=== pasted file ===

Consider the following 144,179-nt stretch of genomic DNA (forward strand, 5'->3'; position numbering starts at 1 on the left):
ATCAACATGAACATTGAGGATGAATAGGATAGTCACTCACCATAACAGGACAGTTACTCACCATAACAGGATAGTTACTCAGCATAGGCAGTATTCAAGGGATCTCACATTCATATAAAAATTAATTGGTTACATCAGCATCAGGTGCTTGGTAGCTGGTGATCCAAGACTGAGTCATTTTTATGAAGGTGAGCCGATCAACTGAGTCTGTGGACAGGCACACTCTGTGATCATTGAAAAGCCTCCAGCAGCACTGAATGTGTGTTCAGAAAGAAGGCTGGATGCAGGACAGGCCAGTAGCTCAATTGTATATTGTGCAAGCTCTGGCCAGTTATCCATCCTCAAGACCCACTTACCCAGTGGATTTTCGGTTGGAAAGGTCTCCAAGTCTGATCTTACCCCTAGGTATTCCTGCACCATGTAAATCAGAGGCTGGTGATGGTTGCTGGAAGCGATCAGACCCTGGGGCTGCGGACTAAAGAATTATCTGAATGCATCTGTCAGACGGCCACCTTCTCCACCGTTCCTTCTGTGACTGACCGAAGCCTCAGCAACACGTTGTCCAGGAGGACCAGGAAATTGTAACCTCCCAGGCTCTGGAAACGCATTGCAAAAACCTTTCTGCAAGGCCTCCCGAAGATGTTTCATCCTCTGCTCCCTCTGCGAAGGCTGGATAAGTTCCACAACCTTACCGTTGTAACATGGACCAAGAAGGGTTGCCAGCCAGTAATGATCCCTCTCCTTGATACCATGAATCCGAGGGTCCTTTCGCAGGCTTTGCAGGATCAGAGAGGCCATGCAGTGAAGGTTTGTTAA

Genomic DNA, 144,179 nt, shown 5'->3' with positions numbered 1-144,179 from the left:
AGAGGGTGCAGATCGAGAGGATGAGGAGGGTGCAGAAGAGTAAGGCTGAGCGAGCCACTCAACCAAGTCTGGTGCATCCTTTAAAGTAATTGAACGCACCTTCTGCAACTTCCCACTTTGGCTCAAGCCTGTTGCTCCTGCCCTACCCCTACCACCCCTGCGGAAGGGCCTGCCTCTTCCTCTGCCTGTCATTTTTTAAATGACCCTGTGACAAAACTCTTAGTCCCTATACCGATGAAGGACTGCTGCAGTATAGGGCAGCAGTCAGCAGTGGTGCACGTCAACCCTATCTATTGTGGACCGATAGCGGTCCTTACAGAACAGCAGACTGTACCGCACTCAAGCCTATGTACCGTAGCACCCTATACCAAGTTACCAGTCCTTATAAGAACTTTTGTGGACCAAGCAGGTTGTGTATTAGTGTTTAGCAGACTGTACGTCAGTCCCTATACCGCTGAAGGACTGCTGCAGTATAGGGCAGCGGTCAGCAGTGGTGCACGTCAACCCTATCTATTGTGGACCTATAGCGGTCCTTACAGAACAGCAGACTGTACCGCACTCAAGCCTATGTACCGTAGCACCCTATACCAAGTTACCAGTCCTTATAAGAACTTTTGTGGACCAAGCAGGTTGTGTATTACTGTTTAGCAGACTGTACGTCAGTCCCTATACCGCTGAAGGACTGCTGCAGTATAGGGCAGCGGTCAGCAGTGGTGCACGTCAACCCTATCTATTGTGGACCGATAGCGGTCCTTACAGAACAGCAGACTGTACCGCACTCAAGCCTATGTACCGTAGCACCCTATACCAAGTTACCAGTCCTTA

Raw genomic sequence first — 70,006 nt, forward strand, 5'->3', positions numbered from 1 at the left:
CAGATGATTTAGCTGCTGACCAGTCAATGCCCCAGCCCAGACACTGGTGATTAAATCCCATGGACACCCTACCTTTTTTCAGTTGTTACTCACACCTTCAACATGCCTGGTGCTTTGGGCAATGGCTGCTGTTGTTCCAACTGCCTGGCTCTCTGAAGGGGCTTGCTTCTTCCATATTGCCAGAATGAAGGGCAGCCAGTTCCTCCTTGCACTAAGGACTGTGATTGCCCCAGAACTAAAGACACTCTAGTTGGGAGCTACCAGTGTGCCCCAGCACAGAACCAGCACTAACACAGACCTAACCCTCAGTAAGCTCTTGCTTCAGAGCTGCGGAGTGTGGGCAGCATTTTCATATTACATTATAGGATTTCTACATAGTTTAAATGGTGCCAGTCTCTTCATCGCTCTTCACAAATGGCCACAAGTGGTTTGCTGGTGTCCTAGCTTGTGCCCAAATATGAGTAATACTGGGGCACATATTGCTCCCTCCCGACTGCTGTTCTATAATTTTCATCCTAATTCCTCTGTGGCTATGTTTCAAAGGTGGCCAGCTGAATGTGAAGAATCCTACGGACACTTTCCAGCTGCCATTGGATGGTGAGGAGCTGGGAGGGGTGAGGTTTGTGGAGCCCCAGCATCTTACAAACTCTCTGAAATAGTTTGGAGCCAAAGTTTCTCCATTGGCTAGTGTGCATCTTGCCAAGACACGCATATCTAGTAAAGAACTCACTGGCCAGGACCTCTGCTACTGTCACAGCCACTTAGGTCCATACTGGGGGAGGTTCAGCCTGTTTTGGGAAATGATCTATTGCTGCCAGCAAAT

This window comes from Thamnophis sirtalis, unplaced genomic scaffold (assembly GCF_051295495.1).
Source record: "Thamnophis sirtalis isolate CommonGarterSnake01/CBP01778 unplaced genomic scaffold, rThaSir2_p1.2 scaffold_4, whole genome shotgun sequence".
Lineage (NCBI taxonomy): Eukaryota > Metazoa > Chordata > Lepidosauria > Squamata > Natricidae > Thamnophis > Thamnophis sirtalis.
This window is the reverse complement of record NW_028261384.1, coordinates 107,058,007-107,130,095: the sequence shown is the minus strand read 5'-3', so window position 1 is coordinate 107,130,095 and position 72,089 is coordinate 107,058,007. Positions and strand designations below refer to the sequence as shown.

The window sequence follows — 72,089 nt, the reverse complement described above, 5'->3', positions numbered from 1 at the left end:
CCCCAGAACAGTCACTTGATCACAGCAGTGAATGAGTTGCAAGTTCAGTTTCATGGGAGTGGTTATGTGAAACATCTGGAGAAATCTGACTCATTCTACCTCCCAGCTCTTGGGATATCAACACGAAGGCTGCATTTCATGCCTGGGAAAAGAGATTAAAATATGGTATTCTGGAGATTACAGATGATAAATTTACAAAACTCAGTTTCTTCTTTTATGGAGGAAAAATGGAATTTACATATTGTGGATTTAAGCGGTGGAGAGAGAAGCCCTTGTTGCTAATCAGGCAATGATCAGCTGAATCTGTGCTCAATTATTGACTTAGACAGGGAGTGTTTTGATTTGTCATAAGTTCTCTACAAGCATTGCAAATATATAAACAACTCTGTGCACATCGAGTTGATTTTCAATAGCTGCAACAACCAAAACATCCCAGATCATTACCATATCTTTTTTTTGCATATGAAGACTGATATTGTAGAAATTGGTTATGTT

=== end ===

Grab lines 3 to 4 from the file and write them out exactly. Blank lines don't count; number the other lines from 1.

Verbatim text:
Genomic DNA, 144,179 nt, shown 5'->3' with positions numbered 1-144,179 from the left:
AGAGGGTGCAGATCGAGAGGATGAGGAGGGTGCAGAAGAGTAAGGCTGAGCGAGCCACTCAACCAAGTCTGGTGCATCCTTTAAAGTAATTGAACGCACCTTCTGCAACTTCCCACTTTGGCTCAAGCCTGTTGCTCCTGCCCTACCCCTACCACCCCTGCGGAAGGGCCTGCCTCTTCCTCTGCCTGTCATTTTTTAAATGACCCTGTGACAAAACTCTTAGTCCCTATACCGATGAAGGACTGCTGCAGTATAGGGCAGCAGTCAGCAGTGGTGCACGTCAACCCTATCTATTGTGGACCGATAGCGGTCCTTACAGAACAGCAGACTGTACCGCACTCAAGCCTATGTACCGTAGCACCCTATACCAAGTTACCAGTCCTTATAAGAACTTTTGTGGACCAAGCAGGTTGTGTATTAGTGTTTAGCAGACTGTACGTCAGTCCCTATACCGCTGAAGGACTGCTGCAGTATAGGGCAGCGGTCAGCAGTGGTGCACGTCAACCCTATCTATTGTGGACCTATAGCGGTCCTTACAGAACAGCAGACTGTACCGCACTCAAGCCTATGTACCGTAGCACCCTATACCAAGTTACCAGTCCTTATAAGAACTTTTGTGGACCAAGCAGGTTGTGTATTACTGTTTAGCAGACTGTACGTCAGTCCCTATACCGCTGAAGGACTGCTGCAGTATAGGGCAGCGGTCAGCAGTGGTGCACGTCAACCCTATCTATTGTGGACCGATAGCGGTCCTTACAGAACAGCAGACTGTACCGCACTCAAGCCTATGTACCGTAGCACCCTATACCAAGTTACCAGTCCTTA